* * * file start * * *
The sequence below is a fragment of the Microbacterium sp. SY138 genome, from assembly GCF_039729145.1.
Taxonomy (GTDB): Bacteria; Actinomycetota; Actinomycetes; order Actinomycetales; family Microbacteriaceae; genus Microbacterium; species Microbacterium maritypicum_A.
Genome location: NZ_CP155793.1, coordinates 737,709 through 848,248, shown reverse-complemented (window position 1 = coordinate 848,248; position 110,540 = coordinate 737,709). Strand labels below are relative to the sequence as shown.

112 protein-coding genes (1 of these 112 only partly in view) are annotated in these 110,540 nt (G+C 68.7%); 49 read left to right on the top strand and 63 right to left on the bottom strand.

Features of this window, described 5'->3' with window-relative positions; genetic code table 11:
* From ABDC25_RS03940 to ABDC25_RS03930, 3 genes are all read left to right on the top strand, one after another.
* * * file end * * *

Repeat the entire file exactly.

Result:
The sequence below is a fragment of the Microbacterium sp. SY138 genome, from assembly GCF_039729145.1.
Taxonomy (GTDB): Bacteria; Actinomycetota; Actinomycetes; order Actinomycetales; family Microbacteriaceae; genus Microbacterium; species Microbacterium maritypicum_A.
Genome location: NZ_CP155793.1, coordinates 737,709 through 848,248, shown reverse-complemented (window position 1 = coordinate 848,248; position 110,540 = coordinate 737,709). Strand labels below are relative to the sequence as shown.

112 protein-coding genes (1 of these 112 only partly in view) are annotated in these 110,540 nt (G+C 68.7%); 49 read left to right on the top strand and 63 right to left on the bottom strand.

Features of this window, described 5'->3' with window-relative positions; genetic code table 11:
* From ABDC25_RS03940 to ABDC25_RS03930, 3 genes are all read left to right on the top strand, one after another.